Ubuntu Smartphone Aims for Success in Developing Economies
Mark Shuttleworth, founder of the company behind the Linux distribution, says the smartphone version will find a niche in countries where Ubuntu is already popular.
The man behind the world’s most popular Linux-based operating system, Ubuntu, has given new details about his plans to compete with Google by releasing a version of the software that runs on smartphones.
Speaking at a press preview session of the Consumer Electronics Show in Las Vegas, Mark Shuttleworth said that he expected to make the most progress with the Ubuntu Phone in the developing world, where smartphone sales are only just beginning to take off. The phone software was announced last week, but few details were given about how it would be released (see “Ubuntu to Offer Smartphone Operating Software”).
“I think carriers are looking to try us out in emerging markets,” said Shuttleworth, who noted that Ubuntu is already a household name in some of these markets due to its use on desktop and laptops PCs. “We ship on 30 percent of Chinese PCs today,” said Shuttleworth, including models from Dell, Lenovo, and HP. “If you go into a store in India, you will see Ubuntu branding,” he added. “It’s a very easy transition for us there.”
Ubuntu Phone, like the Ubuntu operating system for desktop computers, will be freely available open-source software. It will be built around the kernel Google created for its Android mobile software.
Canonical coördinates development of Ubuntu and makes money by offering paid-for support to companies using it, with many companies around the world using Ubuntu to run Internet and Web servers. Shuttleworth intends to replicate that model for Ubuntu’s mobile version.
Shuttleworth demonstrated the operating system running on a Galaxay Nexus phone, which is currently sold with Google’s Android operating system installed. Ubuntu’s software makes wide use of sideways swiping gestures, for example to summon the main menu of apps; swiping in from the edge of the screen can summon a ribbon of icons, which a person then slides their finger along to browse and select from.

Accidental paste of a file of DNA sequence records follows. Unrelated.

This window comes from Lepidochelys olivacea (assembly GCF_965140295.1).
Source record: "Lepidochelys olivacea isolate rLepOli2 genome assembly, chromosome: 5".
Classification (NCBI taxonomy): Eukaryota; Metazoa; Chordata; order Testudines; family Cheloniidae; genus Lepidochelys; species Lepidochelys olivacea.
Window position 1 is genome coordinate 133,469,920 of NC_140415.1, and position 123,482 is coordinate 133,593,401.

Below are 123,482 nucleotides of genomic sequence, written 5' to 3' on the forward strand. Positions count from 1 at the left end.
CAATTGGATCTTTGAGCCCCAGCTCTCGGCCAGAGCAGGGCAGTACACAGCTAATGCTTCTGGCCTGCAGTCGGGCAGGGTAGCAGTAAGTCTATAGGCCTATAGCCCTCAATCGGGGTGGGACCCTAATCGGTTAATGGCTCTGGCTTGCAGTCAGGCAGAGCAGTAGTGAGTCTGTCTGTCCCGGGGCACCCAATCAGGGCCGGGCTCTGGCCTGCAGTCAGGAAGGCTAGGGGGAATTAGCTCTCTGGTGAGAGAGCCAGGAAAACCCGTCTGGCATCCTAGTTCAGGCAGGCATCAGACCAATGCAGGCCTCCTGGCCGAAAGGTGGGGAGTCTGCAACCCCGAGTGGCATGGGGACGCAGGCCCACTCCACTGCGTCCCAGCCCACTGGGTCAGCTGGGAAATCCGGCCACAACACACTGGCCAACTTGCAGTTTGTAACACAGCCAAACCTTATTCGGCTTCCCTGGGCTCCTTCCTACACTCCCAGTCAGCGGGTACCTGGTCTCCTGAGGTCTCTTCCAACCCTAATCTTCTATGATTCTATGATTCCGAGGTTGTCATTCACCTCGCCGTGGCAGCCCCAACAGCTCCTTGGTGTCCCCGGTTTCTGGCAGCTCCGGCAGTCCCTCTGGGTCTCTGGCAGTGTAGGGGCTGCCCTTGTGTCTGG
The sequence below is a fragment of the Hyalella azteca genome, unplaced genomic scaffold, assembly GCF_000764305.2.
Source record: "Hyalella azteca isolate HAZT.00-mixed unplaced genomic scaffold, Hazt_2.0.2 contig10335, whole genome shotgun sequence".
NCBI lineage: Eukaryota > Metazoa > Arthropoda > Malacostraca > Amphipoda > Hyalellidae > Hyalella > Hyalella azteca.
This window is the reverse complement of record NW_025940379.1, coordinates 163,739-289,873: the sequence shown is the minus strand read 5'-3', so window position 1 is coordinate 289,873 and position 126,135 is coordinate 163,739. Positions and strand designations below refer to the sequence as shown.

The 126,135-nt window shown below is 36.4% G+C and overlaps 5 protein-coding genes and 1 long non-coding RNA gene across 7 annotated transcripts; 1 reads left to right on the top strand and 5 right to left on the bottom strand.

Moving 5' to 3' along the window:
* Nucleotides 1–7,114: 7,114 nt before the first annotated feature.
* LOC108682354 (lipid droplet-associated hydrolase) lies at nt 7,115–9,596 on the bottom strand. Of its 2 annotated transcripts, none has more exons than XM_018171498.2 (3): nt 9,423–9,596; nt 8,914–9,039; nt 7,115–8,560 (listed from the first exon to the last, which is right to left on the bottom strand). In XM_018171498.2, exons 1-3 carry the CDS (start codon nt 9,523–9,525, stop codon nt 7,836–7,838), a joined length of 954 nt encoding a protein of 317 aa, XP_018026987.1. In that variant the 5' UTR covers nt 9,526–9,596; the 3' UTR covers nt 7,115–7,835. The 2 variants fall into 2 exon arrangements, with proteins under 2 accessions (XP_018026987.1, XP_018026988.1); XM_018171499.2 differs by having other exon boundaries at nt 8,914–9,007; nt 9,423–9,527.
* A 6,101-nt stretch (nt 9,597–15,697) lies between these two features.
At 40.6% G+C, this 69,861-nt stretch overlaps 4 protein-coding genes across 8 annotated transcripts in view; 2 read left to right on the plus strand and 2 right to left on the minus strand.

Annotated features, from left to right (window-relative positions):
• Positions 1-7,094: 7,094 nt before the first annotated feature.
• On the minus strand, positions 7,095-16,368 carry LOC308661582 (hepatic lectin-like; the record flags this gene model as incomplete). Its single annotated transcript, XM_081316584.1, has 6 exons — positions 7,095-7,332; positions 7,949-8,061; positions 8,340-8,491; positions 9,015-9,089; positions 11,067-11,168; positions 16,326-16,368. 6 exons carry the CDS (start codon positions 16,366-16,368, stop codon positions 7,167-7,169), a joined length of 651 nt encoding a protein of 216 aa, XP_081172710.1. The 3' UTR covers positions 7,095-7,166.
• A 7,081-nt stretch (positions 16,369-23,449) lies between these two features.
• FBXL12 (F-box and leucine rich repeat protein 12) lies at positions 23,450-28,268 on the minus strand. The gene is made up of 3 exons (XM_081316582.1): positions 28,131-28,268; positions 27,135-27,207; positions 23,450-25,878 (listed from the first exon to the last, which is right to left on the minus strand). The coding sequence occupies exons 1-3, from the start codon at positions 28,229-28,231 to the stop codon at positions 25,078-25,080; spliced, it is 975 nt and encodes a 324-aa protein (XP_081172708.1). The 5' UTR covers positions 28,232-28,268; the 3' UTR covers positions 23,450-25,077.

Shuttleworth said he believes phone manufacturers will test the waters with Ubuntu by releasing a version of an existing Android phone with his OS installed, but under a different model name.
Ubuntu’s popularity in developing markets is hard to gauge. Even though a high proportion of PCs bought in India and China are bought with Ubuntu installed, many are soon wiped, with pirated copies of Microsoft Windows installed instead. Shuttleworth said the proportion of people choosing to keep Ubuntu installed is growing, and pointed out that in the smartphone world, no operating system has earned a position like that of Windows, which is considered almost mandatory by PC users worldwide.
Competition is also likely to become more intense in the markets Shuttleworth hopes to gain a foothold in. Yesterday Intel announced it would release a new smartphone chip aimed at developing world markets (see “Will the Developing World’s Phones Have Intel Inside?”). Meanwhile, low-cost Android phones from Chinese manufacturers are already gaining popularity in Africa (see “Android Marches on Africa”) and China. Although Google doesn’t yet gain much revenue from such models (see “Android Takes Off in China, but Google has Little to Show For It”), it hopes to extract profits from the accelerating growth in smartphone usage in such places.